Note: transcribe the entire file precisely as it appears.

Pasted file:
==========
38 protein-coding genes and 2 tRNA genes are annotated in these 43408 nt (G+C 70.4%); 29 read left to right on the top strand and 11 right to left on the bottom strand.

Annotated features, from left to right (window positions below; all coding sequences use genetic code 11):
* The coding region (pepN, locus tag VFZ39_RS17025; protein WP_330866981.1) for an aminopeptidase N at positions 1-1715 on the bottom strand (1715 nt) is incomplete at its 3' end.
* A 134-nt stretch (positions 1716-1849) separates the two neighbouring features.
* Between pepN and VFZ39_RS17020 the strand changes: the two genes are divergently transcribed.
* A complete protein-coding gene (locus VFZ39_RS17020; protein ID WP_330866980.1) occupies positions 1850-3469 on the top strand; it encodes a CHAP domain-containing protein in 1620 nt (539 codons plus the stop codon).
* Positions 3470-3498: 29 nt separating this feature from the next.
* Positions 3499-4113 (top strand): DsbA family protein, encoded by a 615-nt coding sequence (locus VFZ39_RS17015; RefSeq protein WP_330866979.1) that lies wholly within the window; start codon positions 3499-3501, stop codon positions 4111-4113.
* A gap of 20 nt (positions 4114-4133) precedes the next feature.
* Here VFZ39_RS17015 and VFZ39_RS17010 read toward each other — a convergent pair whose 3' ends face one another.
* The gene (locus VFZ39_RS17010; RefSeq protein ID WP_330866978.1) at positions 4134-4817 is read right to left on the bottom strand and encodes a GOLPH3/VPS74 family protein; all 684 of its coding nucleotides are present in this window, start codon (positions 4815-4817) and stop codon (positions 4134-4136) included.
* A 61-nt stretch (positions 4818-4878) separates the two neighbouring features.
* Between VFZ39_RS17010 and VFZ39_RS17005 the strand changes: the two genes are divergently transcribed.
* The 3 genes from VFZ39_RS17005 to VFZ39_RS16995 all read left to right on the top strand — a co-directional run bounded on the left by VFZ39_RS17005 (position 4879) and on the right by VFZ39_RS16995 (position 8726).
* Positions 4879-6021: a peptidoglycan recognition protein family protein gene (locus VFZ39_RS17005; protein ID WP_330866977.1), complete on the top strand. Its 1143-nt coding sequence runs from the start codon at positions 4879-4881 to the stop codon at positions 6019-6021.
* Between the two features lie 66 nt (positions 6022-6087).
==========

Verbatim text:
38 protein-coding genes and 2 tRNA genes are annotated in these 43408 nt (G+C 70.4%); 29 read left to right on the top strand and 11 right to left on the bottom strand.

Annotated features, from left to right (window positions below; all coding sequences use genetic code 11):
* The coding region (pepN, locus tag VFZ39_RS17025; protein WP_330866981.1) for an aminopeptidase N at positions 1-1715 on the bottom strand (1715 nt) is incomplete at its 3' end.
* A 134-nt stretch (positions 1716-1849) separates the two neighbouring features.
* Between pepN and VFZ39_RS17020 the strand changes: the two genes are divergently transcribed.
* A complete protein-coding gene (locus VFZ39_RS17020; protein ID WP_330866980.1) occupies positions 1850-3469 on the top strand; it encodes a CHAP domain-containing protein in 1620 nt (539 codons plus the stop codon).
* Positions 3470-3498: 29 nt separating this feature from the next.
* Positions 3499-4113 (top strand): DsbA family protein, encoded by a 615-nt coding sequence (locus VFZ39_RS17015; RefSeq protein WP_330866979.1) that lies wholly within the window; start codon positions 3499-3501, stop codon positions 4111-4113.
* A gap of 20 nt (positions 4114-4133) precedes the next feature.
* Here VFZ39_RS17015 and VFZ39_RS17010 read toward each other — a convergent pair whose 3' ends face one another.
* The gene (locus VFZ39_RS17010; RefSeq protein ID WP_330866978.1) at positions 4134-4817 is read right to left on the bottom strand and encodes a GOLPH3/VPS74 family protein; all 684 of its coding nucleotides are present in this window, start codon (positions 4815-4817) and stop codon (positions 4134-4136) included.
* A 61-nt stretch (positions 4818-4878) separates the two neighbouring features.
* Between VFZ39_RS17010 and VFZ39_RS17005 the strand changes: the two genes are divergently transcribed.
* The 3 genes from VFZ39_RS17005 to VFZ39_RS16995 all read left to right on the top strand — a co-directional run bounded on the left by VFZ39_RS17005 (position 4879) and on the right by VFZ39_RS16995 (position 8726).
* Positions 4879-6021: a peptidoglycan recognition protein family protein gene (locus VFZ39_RS17005; protein ID WP_330866977.1), complete on the top strand. Its 1143-nt coding sequence runs from the start codon at positions 4879-4881 to the stop codon at positions 6019-6021.
* Between the two features lie 66 nt (positions 6022-6087).